(Guest post by our Managing Director 4 a Day winner Grace Campbell)
I plant my 800,000th tree, pack up my tent, move to Victoria, and begin Royal Roads University’s Bachelor of Professional Communication Program. I have no Twitter account, no fixed address and no idea who Doug Brown or Copeland Communications are.
One month ago (to the day)
Doug visits Royal Roads to speak about online self-branding and invites my classmates and I to enter Copeland’s Boss 4 a Day contest. I immediately freak out about my lack of an online presence and my limited knowledge of social media. In a desperate attempt to prove (mostly to myself) that I haven’t “wasted” 5 years of my life planting trees I decide to enter a video in the contest.
Four days later
I create a Twitter account and use my first tweet to submit my video entry. I share it with friends and family on Facebook and YouTube just in case it goes somewhere.
Monday, September 26
I receive an email from Doug telling me that my video has been selected for the finals. I am so shocked that I forget to respond to his email. Doug has to email me back to confirm that I am still interested in the competition.
Tuesday, September 27
Boss 4 a Day contest goes to a live vote. I share it on Facebook and recruit my Royal Roads class of 39 students to my cause. I let the other finalists know that I am in it to win it!
Wednesday the 28th
Begin to use my new Twitter account to share my progress and keep followers (all 14 of them) updated on my progress.
Thursday the 29th
It becomes clear that Brandon Wright from University of Victoria and I are duking it out. So, I appeal to the Royal Roads community for support. I create little flyers with links to Copeland’s Facebook page that read:
Royal Roads University vs. UVIC
VOTE FOR THE UNDERDOG!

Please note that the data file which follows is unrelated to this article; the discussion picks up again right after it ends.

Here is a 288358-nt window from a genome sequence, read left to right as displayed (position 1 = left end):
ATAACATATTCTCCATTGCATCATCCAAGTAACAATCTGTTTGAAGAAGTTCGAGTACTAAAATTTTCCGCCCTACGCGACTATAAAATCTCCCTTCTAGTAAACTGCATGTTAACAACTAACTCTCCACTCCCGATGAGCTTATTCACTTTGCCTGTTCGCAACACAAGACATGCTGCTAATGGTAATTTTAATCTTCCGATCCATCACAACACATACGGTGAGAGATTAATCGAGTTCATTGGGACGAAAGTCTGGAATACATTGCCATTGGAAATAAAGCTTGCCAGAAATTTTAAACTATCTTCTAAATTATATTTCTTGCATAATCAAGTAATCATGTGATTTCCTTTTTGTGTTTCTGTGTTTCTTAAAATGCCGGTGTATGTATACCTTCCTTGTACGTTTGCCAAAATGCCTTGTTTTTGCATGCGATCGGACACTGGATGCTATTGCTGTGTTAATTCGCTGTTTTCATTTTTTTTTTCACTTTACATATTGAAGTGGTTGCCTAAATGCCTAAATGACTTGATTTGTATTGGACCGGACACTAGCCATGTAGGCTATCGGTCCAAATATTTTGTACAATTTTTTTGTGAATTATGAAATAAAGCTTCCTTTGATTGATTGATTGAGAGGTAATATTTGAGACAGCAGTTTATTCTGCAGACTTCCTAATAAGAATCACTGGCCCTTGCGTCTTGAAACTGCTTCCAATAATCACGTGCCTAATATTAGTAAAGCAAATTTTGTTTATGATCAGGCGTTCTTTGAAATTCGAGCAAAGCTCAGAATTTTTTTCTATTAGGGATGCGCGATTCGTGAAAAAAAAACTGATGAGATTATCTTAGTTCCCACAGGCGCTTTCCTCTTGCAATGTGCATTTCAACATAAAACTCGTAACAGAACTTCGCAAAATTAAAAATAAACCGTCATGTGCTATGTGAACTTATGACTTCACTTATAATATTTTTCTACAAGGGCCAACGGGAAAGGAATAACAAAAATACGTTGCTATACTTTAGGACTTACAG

I hand 120 of these flyers out at the Royal Roads Fall Fair and make contacts within the three other on-campus cohorts to try and keep the buzz going.
I also create a Facebook group called “Grace Campbell Needs Some LOVE!” Strangely, this is my most successful campaign initiative, teaching me about the power of a simple slogan, no matter how desperate it seems.
The race is so tight that I begin to send personal emails asking for support.
Friday the 30th
I make sure to continue thanking all the friends, contacts, and organizations who have been supporting me. Even if I don’t win, I don’t want to be that annoying girl who asks people to vote for her and then is never heard from again.
3pm– Two hours of voting left and Brandon is 19 votes ahead. As my classmates head to the pub I ask one last time for their help and hunker down with my laptop in the now-empty classroom to virtually battle it out.
4pm– I can’t seem to catch up to Brandon. I send Doug an email saying, “I am chugging water right now to replace the fluids I have lost from sweating and the fluids I might lose from crying.”
4:55pm– My classmates are sitting in a pub with their laptops out, frantically trying to keep me in the lead. I now know exactly what “Too close for comfort” feels like, because I have been uncomfortable for hours.
5pm– I have no idea who has won, but I can’t take the stress any longer. I phone Copeland and beg for the results. 4 votes. I won by 4 votes out of over 1400. I am exhausted.
1. Appreciation for the value of both in-person and online networks.
I had no idea I had such an amazing network that would readily support me and share their influence. At first, my personal sphere of influence seemed small, but through social media and extended networks I had votes from Chicago, Korea, South Africa, Costa Rica, and beyond!
2. Importance of knowing my audience.
I had to learn quickly how to frame this contest in a variety of ways depending on my audience.
For example, with the tree-planting community I framed it as a chance for us planters to prove that we are not wasting our lives doing something we love! But for the Royal Roads community, I positioned it as a David vs. Goliath story, in which we needed to prove to UVIC that we were worth competing against.
3. I don’t regret a single day spent tree-planting.
This competition was both rewarding and exhausting, a combination that all tree-planters are familiar with. The feeling of trailing by 19 votes with only two hours left is not so different from the feeling of facing nine hours of outdoor labour, knowing that the forecast is sleet and a grizzly bear has been sighted in the area. Both situations seem insurmountable. Both situations are entirely worth the effort.
Even if I hadn’t won in the polls, I learned so much more about marketing myself in four crazy days than I thought I could learn in months.
What about you? Have you ever faced a steep learning curve and decided to charge at it full speed? How did it work out?
(NOTE: Grace enjoyed her day of tyrannical rule yesterday, October 17. She was spectacular!)